United States District Court, M.D. Florida, Orlando Division
ANTOON II UNITED STATES DISTRICT JUDGE
Caceres-Abreu ("Petitioner") filed a Petition for
Writ of Habeas Corpus ("Petition," Doc. 1) pursuant
to 28 U.S.C. § 2254 alleging two related claims.
Respondents filed a Response to the Petition
("Response," Doc. 12) as well as an Amended
Response (Doc. 23), and Petitioner filed a Reply to the
Response. (Doc. 27). For the following reasons, the Petition
is due to be denied.
amended information the state of Florida charged Petitioner
with conspiracy to traffic in twenty-eight grams or more of
heroin (Count One) and two counts of trafficking in
twenty-eight grams or more of heroin (Counts Three and
Four). (Doc. 24-1 at 65-67). Petitioner entered a
no contest plea to the counts as charged and in exchange, the
State agreed to seek a twenty-year sentence. (Id. at
107-08). The trial judge sitting in Florida's Ninth
Judicial Circuit sentenced Petitioner to concurrent terms of
twenty years imprisonment. (Doc. 24-2 at 3-13). Petitioner
appealed, and the Fifth District Court of Appeal ("Fifth
DCA") affirmed per curiam. (Doc. 24-4 at 34).
filed a motion for post-conviction relief pursuant to Rule
3.850 of the Florida Rules of Criminal Procedure in which he
alleged three claims. (Id. at 37-58). The trial
court summarily denied relief. (Id. at 61-65).
Petitioner appealed, and the Fifth DCA affirmed per
curiam. (Doc. 24-5 at 2).
subsequently filed a petition for writ of habeas corpus with
the Tenth Judicial Circuit Court in Polk County, Florida
where he was incarcerated. (Doc. 27-1 at 3-16). That court
dismissed the petition (Id. at 18), and Petitioner
did not appeal. Petitioner also filed a petition for writ of
habeas corpus with the trial court (Doc. 24-5 at 9-22), which
the judge summarily denied. (Id. at 25). Petitioner
appealed, and the Fifth DCA affirmed per curiam.
(Id. at 76).
to the AEDPA, federal habeas relief may not be granted with
respect to a claim adjudicated on the merits in state court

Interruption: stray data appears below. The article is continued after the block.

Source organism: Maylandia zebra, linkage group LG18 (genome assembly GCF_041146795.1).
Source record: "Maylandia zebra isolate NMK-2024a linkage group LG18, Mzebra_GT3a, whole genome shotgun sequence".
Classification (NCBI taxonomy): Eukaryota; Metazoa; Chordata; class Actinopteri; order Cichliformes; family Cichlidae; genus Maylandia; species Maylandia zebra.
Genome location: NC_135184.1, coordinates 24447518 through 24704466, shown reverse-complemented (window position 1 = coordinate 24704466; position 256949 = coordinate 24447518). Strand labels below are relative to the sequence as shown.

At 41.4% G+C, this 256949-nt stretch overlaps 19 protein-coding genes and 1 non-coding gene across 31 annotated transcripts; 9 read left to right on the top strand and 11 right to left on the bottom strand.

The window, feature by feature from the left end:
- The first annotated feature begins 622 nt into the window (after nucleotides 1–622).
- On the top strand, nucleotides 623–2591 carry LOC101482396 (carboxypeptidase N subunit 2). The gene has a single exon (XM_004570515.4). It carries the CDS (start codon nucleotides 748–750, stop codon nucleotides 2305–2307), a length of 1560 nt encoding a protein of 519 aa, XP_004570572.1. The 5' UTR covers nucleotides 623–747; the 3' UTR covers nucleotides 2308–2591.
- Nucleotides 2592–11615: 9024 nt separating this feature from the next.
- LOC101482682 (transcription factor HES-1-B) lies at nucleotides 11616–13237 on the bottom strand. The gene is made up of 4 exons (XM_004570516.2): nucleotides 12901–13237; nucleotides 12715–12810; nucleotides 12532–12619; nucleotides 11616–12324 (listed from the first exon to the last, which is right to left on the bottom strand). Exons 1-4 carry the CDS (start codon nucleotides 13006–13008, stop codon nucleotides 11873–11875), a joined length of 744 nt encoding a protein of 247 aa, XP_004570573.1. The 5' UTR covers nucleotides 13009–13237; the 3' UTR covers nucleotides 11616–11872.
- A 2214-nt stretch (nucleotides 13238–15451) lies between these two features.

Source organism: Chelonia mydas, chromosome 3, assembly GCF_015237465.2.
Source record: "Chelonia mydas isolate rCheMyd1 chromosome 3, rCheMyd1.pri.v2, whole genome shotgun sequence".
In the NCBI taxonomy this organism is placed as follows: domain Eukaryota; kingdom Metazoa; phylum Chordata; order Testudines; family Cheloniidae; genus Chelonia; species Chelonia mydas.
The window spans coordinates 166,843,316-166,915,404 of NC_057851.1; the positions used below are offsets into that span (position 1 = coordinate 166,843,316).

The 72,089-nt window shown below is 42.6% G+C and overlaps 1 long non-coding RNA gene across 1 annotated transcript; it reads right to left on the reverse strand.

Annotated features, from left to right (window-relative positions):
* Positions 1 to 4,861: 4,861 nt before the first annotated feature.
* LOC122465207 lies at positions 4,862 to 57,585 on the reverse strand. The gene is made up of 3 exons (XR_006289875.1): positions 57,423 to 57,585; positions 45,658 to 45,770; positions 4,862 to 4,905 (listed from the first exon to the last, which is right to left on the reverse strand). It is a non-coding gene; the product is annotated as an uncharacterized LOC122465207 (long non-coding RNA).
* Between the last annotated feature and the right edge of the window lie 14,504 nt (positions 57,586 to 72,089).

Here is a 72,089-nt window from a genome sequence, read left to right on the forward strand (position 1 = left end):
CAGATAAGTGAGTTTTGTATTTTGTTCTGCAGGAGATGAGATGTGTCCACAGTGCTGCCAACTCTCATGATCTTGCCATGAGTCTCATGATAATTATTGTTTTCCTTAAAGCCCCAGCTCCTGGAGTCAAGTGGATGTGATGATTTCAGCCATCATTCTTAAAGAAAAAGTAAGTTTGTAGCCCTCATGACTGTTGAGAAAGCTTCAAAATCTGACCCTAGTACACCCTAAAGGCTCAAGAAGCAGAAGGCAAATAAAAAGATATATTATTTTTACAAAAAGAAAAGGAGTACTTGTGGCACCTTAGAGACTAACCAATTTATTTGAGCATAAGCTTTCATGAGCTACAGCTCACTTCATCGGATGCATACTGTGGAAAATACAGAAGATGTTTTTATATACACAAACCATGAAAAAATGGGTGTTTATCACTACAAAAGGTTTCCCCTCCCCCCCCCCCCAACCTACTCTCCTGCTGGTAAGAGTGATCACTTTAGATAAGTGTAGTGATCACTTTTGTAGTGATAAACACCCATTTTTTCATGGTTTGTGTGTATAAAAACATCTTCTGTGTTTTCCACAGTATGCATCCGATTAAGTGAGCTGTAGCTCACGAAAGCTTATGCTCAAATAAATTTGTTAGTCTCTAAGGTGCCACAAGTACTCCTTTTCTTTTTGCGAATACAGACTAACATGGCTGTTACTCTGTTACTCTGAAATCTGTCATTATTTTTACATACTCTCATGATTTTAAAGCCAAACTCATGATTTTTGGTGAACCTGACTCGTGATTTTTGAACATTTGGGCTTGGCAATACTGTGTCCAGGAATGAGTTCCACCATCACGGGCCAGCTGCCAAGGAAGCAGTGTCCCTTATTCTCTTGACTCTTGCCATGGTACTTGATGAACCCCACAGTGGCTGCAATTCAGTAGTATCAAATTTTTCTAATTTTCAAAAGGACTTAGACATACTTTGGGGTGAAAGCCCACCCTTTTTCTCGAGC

unless the adjudication of the claim:
(1) resulted in a decision that was contrary to, or involved
an unreasonable application of, clearly established Federal
law, as determined by the Supreme Court of the United States;
(2) resulted in a decision that was based on an unreasonable
determination of the facts in light of the evidence presented
in the State court proceeding.
U.S.C. § 2254(d). The phrase "clearly established
Federal law," encompasses only the holdings of the
United States Supreme Court "as of the time of the
relevant state-court decision/7 Williams v. Taylor,
529 U.S. 362, 412 (2000).
2254(d)(1) provides two separate bases for reviewing state
court decisions; the 'contrary to' and
'unreasonable application' clauses articulate
independent considerations a federal court must
consider." Makaraj v. Sec'yfor Dep't of
Corr., 432 F.3d 1292, 1308 (11th Cir. 2005).
Under the "contrary to" clause, a federal court may
grant the writ if the state court arrives at a conclusion
opposite to that reached by [the United States Supreme Court]
on a question of law or if the state court decides a case
differently than [the United States Supreme Court] has on a
set of materially indistinguishable facts. Under the
'unreasonable application' clause, a federal habeas
court may grant the writ if the state court identifies the
correct governing legal principle from [the United States
Supreme Court's] decisions but unreasonably applies that
principle to the facts of the prisoner's case.
529 U.S. at 413. Even if the federal court concludes that the
state court applied federal law incorrectly, habeas relief is
appropriate only if that application was "objectively
unreasonable." Parker v. Head,244 F.3d 831,
835 (11th Cir. 2001), citing Williams, 529 U.S. at
410. Whether a state court's decision was an unreasonable
application of law must be assessed in light ...